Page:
By Rawls’s time, of course, Americans’ general standards of moral behaviour had become much less restrictive than in the past–thanks to innovations like no-fault divorce, that the legalization of abortion and pornography, and also a judicial mandate of rigorous governmental neutrality between religion and atheism. These developments certainly grapple with Rawls’s morally libertarian goal. (In the time of this writing, the Biden administration had just removed the ban on admitting transgendered individuals to the military, without a consideration being given to the impact on unit cohesion, although the New York State legislature is contemplating a proposal to legalize streetwalking.)
But how could the massive bulk of Americans were induced to endure such sacrifices as they did to their country in conflicts like World War II with no sort of human feeling which Aristotle (Politics III.9) deems essential for a political community? Consider the peroration of all Lincoln’s First Inaugural Address, attractive to such notions of brotherhood in a bid to prevent the Union from falling apart. And as to the consequences on our domestic well-being of the sort of libertarian sexual morality that Rawls and his frenemy Nozick ordained as a mandate of justice, then consult with the writings of educated observers like Myron Magnet and Mary Eberstadt–or else, as Christopher Wren’s epitaph ordains, just look about you.
What Corey means by stating that politics should be”non-purposive into the greatest extent possible” is beyond me, because it could have been around the writers of the Declaration of Independence. Just as it is natural for human beings to pursue specific purposes in their lives, it is inevitable that in forming and seeking to maintain political communities, they’ll expect the government to enact policies that they think (accurately or not) will help them, and will want to persuade their fellow citizens to prefer those policies also. As Aristotle puts it in his Politics, while human beings initially form cities for the sake of life, these cities keep in life as means to living well.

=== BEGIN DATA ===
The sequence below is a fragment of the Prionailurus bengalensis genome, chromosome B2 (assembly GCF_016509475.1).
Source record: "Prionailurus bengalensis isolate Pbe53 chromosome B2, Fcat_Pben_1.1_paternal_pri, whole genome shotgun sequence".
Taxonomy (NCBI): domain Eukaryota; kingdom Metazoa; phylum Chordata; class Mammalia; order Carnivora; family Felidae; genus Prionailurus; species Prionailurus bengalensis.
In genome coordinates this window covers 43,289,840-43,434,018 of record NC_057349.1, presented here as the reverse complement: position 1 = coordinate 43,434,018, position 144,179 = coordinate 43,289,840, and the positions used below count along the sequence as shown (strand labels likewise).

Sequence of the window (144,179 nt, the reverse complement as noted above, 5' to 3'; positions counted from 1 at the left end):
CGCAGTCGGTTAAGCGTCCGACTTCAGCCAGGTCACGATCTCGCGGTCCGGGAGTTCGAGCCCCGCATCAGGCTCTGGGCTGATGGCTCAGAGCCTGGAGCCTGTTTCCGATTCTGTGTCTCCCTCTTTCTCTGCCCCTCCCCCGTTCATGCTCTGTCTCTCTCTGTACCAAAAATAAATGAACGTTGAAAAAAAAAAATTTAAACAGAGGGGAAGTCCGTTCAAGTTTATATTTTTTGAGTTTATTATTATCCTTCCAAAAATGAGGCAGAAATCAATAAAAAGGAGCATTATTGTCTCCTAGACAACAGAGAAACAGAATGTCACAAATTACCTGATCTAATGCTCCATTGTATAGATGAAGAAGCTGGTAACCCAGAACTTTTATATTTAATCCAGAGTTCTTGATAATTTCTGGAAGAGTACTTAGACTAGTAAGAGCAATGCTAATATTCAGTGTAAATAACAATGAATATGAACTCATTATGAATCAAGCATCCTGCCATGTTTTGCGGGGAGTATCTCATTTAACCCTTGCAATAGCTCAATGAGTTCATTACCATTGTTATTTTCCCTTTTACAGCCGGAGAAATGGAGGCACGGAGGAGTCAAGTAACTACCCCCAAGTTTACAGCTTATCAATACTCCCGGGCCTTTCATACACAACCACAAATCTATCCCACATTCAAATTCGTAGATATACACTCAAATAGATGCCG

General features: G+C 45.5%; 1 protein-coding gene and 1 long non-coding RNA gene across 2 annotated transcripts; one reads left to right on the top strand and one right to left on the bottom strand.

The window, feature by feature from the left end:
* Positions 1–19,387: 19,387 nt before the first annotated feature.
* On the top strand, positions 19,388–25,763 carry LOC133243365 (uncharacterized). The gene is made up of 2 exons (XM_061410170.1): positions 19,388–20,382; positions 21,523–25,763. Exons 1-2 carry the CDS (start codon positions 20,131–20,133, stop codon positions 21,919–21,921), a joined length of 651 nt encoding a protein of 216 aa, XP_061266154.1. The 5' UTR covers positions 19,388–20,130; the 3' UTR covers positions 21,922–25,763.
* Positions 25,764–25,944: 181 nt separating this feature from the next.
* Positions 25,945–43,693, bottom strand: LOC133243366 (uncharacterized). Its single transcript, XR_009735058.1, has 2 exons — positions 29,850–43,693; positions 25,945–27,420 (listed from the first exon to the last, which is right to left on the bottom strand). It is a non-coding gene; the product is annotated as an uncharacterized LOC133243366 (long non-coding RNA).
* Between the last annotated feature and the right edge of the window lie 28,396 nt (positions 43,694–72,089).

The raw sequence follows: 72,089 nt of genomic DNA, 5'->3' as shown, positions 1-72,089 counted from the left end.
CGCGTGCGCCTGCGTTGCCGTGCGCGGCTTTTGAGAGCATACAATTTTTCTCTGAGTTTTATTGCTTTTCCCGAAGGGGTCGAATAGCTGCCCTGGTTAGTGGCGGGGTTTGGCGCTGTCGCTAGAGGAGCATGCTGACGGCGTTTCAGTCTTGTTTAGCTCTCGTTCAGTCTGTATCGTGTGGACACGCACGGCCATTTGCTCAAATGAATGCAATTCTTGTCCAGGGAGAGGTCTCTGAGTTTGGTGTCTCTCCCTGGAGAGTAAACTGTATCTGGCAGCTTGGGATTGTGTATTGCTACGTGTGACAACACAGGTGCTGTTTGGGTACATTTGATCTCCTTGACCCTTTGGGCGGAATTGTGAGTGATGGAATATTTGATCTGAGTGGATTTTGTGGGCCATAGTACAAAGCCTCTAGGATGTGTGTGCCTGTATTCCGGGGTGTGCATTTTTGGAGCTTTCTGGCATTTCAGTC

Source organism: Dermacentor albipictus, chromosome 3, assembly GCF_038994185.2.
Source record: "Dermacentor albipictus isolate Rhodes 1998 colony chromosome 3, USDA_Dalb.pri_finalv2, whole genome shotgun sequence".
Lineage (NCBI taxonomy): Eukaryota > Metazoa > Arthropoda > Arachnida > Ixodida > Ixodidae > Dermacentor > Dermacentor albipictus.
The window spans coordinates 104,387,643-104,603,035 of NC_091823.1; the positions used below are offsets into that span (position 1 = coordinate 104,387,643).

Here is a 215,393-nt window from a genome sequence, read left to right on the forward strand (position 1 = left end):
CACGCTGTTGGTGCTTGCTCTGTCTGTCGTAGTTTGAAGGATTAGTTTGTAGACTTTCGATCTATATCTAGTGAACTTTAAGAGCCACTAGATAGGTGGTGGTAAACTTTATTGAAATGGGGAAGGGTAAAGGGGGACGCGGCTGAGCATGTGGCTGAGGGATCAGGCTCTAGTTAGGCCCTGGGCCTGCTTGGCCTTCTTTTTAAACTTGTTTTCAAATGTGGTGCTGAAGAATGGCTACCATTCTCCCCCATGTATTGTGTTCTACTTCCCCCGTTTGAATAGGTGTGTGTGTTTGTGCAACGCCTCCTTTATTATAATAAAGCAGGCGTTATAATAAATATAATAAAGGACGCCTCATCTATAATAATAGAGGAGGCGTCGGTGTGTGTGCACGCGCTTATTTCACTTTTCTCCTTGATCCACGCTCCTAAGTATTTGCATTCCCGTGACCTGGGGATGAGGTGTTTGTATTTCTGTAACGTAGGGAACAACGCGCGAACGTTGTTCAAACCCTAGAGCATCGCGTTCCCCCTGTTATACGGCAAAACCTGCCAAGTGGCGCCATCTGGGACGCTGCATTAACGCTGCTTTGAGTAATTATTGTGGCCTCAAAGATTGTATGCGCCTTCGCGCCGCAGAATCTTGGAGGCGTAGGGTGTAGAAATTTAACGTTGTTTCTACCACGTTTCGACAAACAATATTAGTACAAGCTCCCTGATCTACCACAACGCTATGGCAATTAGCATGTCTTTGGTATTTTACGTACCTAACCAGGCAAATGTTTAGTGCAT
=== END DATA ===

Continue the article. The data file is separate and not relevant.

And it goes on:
Turning to the particulars of Rawls’s”two principles of justice,” Corey rightly criticizes the very first principle, ordaining that the”highest equal liberty” for all, and delegating it”priority” within the next principle (that legitimizes inequalities in economic and social goods so long as they maximize the well-being of the”least advantaged”) because of its abstractness. In actuality, Rawls’s mandate that”liberty can be restricted just for the sake of liberty” is without significant significance whatsoever : every law restricts people’s liberty to do something or other! Rawls’s consignment of financial liberties into his next principle–as if the right to earn a living in a commerce of one’s choosing, or to have one’s house secured against theft or lawless governmental confiscation, were not as vital than freedom of speech, the media, or faith –was absolutely arbitrary, a manifestation of their Progressive liberalism of the time and milieu, was given judicial imprimatur from the Supreme Court’s”preferred place” philosophy in the 1930’s.
Those who wish truly to promote liberty and justice should leave”moral theory” and then return to the analysis of classic texts of political philosophy in addition to the writings of the greatest American statesmen, all whose expressions involved the serious, open-minded consideration of alternative political statements, also grounded their reports of justice in an understanding of human nature.Contrary into Corey, Rawls does not literally mandate governmental redistribution of land, in the feeling of its lead seizure. Instead, he urged these conventional liberal policies since progressive income and estate taxes. Yet, as classical liberal and libertarian writers like John Tomasi have pointed out (and as Corey properly notes), there’s no reason to suppose that the financial well-being of the”least advantaged” wouldn’t be more inclined to be improved by means of a system that allows and encourages the most gifted and loved ones of society to earn high rewards, as opposed to through redistributive taxation, because in so doing they would be elevating the great deal of their weakest fellow citizens also.